Our car rolled into the parking lot at Tulsa’s Southroads Mall Cinema in the early afternoon of May 21, 1980. It was the opening day of Star Wars: The Empire Strikes Back.
With school out, the summer had no bigger priority for 8-year-old me than seeing that movie. As my dad pulled up to the theater, my friend Marcus and I craned our necks over the backseat to see how many people were there.
In those days, you just had to show up and hope the force would be with you. The line wrapped around the building. My heart sank. Months before, my mom had taken me to see the Black Stallion, and it had been sold out. This seemed like a replay. As my dad eased the car to the curb, we bolted before it came to a stop.
After more than an hour in line, we got our tickets, saw the movie, and were predictably blown away. The battle for Hoth thrilled, Yoda amazed, and Han Solo’s carbonite nap infuriated us to the point of tears.
Three years later, Star Wars: Return of the Jedi premiered, and again I saw it on opening day. Even as adolescence crept closer, the thrill endured. I counted down the minutes until school let out. My friend Rob’s mom picked us up and drove us directly to the theater.
Star Wars as an adult
When the much-bemoaned prequels rolled out, I was there for each opening day, even though 20 years later I’m still not sure if I like any of them. Jar Jar, overdone CGI and Hayden Christensen’s wooden acting aren’t easy to overcome.
The excitement of the Phantom Menace’s title crawl dissolved into annoyance as the anticipated return of Star Wars opened with a deep dive into a not-so-thrilling trade dispute between the Republic and the Trade Federation. Not exactly TIE fighters and X-Wings speeding through the Death Star’s trenches. It seemed more fitting for a galactic version of CNBC.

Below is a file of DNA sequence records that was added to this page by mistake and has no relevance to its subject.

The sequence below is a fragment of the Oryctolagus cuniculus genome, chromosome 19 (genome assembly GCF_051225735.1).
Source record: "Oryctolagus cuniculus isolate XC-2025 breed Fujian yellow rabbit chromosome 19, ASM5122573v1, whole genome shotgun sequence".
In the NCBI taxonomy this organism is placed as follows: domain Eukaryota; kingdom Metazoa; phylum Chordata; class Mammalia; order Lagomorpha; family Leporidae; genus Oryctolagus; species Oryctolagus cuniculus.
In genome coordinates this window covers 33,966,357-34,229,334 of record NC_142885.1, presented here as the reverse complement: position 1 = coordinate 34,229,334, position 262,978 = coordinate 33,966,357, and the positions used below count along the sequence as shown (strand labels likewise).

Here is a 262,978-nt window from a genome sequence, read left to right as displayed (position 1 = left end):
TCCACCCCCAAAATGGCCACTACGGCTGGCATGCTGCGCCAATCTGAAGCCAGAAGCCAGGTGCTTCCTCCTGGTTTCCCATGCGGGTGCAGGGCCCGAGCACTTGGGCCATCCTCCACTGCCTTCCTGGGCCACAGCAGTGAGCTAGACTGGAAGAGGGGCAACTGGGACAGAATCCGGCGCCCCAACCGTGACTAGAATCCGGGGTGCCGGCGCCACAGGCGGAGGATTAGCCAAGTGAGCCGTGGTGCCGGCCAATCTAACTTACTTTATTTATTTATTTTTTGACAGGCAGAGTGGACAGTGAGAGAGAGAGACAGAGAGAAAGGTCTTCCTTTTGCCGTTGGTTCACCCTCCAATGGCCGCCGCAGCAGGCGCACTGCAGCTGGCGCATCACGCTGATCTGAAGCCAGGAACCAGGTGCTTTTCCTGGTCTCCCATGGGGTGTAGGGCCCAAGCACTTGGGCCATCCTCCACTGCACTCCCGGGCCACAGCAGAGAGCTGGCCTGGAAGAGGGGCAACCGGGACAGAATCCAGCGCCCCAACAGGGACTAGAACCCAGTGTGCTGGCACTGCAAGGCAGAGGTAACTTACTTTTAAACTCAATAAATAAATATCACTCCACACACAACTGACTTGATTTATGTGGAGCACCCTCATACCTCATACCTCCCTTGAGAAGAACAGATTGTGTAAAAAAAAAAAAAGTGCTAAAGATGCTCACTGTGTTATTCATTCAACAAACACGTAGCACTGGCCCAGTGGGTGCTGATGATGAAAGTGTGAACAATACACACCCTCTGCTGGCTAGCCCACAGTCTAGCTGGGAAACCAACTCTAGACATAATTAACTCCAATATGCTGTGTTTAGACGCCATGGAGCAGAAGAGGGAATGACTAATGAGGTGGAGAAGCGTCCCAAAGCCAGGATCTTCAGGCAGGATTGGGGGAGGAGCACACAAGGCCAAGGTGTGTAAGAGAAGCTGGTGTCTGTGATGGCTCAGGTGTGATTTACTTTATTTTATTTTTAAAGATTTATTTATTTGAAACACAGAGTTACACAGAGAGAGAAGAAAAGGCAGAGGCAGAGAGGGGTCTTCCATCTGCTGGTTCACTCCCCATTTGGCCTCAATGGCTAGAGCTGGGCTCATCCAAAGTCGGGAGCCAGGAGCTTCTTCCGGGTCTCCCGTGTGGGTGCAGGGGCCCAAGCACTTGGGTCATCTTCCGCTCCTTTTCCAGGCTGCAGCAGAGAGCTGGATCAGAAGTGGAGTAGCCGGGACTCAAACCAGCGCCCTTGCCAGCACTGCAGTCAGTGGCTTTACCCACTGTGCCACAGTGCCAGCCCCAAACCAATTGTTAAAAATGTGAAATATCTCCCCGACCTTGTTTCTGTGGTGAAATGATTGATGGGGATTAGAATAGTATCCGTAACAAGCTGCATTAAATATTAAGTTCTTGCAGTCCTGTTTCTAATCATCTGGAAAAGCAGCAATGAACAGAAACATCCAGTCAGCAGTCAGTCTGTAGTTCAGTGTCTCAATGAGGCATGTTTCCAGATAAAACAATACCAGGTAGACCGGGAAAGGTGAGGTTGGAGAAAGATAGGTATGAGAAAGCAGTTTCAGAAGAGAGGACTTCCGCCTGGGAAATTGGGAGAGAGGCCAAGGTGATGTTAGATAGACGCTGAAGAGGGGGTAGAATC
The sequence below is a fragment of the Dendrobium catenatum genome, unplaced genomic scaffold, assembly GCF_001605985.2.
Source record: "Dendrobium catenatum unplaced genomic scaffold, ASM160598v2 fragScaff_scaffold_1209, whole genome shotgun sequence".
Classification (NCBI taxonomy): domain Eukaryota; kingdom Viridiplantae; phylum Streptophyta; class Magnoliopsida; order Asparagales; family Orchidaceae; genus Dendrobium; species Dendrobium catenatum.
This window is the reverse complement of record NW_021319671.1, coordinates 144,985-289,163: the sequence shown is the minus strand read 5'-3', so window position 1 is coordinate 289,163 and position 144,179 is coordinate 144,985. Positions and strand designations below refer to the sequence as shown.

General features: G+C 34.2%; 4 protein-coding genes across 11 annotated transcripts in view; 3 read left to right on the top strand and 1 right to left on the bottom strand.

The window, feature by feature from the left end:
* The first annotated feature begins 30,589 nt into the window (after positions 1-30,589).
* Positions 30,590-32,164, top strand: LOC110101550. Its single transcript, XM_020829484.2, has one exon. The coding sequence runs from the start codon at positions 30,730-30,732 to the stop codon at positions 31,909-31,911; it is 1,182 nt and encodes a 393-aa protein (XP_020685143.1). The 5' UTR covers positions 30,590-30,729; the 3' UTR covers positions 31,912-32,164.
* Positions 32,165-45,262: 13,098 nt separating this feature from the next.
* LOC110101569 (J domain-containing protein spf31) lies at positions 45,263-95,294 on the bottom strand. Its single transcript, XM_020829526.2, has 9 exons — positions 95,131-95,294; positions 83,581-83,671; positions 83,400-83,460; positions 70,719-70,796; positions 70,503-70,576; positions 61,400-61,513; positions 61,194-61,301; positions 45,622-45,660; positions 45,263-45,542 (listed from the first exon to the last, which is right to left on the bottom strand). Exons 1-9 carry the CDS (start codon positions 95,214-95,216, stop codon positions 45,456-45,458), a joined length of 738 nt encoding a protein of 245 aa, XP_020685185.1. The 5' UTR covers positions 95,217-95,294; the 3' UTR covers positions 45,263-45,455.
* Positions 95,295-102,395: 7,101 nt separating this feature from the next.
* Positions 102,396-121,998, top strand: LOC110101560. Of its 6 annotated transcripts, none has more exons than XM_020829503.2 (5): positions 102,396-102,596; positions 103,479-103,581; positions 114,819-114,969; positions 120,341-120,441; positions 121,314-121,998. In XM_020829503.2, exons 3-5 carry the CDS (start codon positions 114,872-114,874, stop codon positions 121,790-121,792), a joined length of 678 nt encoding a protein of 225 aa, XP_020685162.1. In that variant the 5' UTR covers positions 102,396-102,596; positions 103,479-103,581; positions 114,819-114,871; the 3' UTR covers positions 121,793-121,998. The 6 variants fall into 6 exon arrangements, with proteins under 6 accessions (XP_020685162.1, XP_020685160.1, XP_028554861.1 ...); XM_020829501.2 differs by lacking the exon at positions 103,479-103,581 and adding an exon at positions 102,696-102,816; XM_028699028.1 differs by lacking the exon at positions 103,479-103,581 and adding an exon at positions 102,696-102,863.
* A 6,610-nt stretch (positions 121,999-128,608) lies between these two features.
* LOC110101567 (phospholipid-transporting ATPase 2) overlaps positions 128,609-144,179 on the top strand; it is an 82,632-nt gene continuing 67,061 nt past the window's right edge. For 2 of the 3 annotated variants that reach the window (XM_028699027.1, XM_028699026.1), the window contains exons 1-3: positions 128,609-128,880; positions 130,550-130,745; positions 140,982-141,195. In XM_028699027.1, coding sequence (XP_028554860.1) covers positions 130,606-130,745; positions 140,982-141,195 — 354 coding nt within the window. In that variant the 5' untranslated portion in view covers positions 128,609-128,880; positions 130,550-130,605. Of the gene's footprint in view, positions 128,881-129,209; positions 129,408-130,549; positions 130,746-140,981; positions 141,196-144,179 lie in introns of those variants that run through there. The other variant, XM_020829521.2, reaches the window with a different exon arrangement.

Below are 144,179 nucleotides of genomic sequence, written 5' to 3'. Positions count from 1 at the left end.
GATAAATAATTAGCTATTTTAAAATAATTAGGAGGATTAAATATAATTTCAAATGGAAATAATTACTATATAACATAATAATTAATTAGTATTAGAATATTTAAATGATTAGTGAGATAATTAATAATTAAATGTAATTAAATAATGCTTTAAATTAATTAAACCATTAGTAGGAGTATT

When the sequel trilogy made its debut in 2015, I got sucked in again. Sure, it was mildly traumatic to see my childhood god-hero Han Solo fall victim to patricide, but adult me knows Harrison Ford isn’t a huge fan of the character, only agreed to come back if they paid him a pile of money and then and only then, if they killed him off once and for all. But on the whole, despite some flaws, The Force Awakens and The Last Jedi have been fun.
Which brings us to the last of the nine-film Skywalker saga: The Rise of Skywalker, which came out this week. This movie picks up almost immediately after the events of The Last Jedi that saw the death of Luke Skywalker amid the Resistance’s struggle for survival against the First Order. It features the return of Emperor Palpatine and, if director J.J. Abrams sticks the landing, provides answers to Rey and Kylo Ren’s story lines.
I have mixed feelings about the end of something that’s captivated me since I saw the first film at age 5. One of my most random, yet enduring childhood memories is opening up a C-3PO action figure on my 7th birthday.
I remember how the gold finish reflected the sun and how the plastic smelled. Four decades later, I still have it, though the gold has faded a bit and the joints are so loose it can barely stand on its own. But it’s priceless. As are my vintage one-owner Chewie, Boba Fett and Tusken Raider action figures. A small collection of trinkets from a time gone by.
For a bunch of people in my generation who were kids as the original trilogy unfolded, Star Wars and its characters — Han, Luke, Leia and so many others — epitomized the magic of childhood. The stories were a shared experience. They were our heroes, and in a sense, our lifelong friends.
In trailers for The Rise of Skywalker (embedded above), C-3PO is asked what he’s doing by another character. He responds: “Taking one last look, sir, at my friends.”
Turns out, he won’t be alone.